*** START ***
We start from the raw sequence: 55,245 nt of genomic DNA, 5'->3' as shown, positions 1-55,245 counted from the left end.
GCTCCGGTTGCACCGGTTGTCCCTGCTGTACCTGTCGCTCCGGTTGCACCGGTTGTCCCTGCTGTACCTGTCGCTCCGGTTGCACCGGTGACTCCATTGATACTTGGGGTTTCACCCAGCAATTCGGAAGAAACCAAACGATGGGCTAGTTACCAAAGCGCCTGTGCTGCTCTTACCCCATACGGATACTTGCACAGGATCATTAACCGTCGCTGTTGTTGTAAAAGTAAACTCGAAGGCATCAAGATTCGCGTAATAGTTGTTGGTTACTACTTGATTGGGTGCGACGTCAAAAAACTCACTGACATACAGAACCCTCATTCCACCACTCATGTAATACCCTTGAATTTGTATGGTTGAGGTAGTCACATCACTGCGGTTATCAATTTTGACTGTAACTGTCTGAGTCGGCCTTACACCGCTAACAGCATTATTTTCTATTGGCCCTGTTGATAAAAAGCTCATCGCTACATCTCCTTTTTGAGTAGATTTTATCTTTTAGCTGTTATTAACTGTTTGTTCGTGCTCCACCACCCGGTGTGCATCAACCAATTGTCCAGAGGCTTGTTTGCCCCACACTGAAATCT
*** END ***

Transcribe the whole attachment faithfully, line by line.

We start from the raw sequence: 55,245 nt of genomic DNA, 5'->3' as shown, positions 1-55,245 counted from the left end.
GCTCCGGTTGCACCGGTTGTCCCTGCTGTACCTGTCGCTCCGGTTGCACCGGTTGTCCCTGCTGTACCTGTCGCTCCGGTTGCACCGGTGACTCCATTGATACTTGGGGTTTCACCCAGCAATTCGGAAGAAACCAAACGATGGGCTAGTTACCAAAGCGCCTGTGCTGCTCTTACCCCATACGGATACTTGCACAGGATCATTAACCGTCGCTGTTGTTGTAAAAGTAAACTCGAAGGCATCAAGATTCGCGTAATAGTTGTTGGTTACTACTTGATTGGGTGCGACGTCAAAAAACTCACTGACATACAGAACCCTCATTCCACCACTCATGTAATACCCTTGAATTTGTATGGTTGAGGTAGTCACATCACTGCGGTTATCAATTTTGACTGTAACTGTCTGAGTCGGCCTTACACCGCTAACAGCATTATTTTCTATTGGCCCTGTTGATAAAAAGCTCATCGCTACATCTCCTTTTTGAGTAGATTTTATCTTTTAGCTGTTATTAACTGTTTGTTCGTGCTCCACCACCCGGTGTGCATCAACCAATTGTCCAGAGGCTTGTTTGCCCCACACTGAAATCT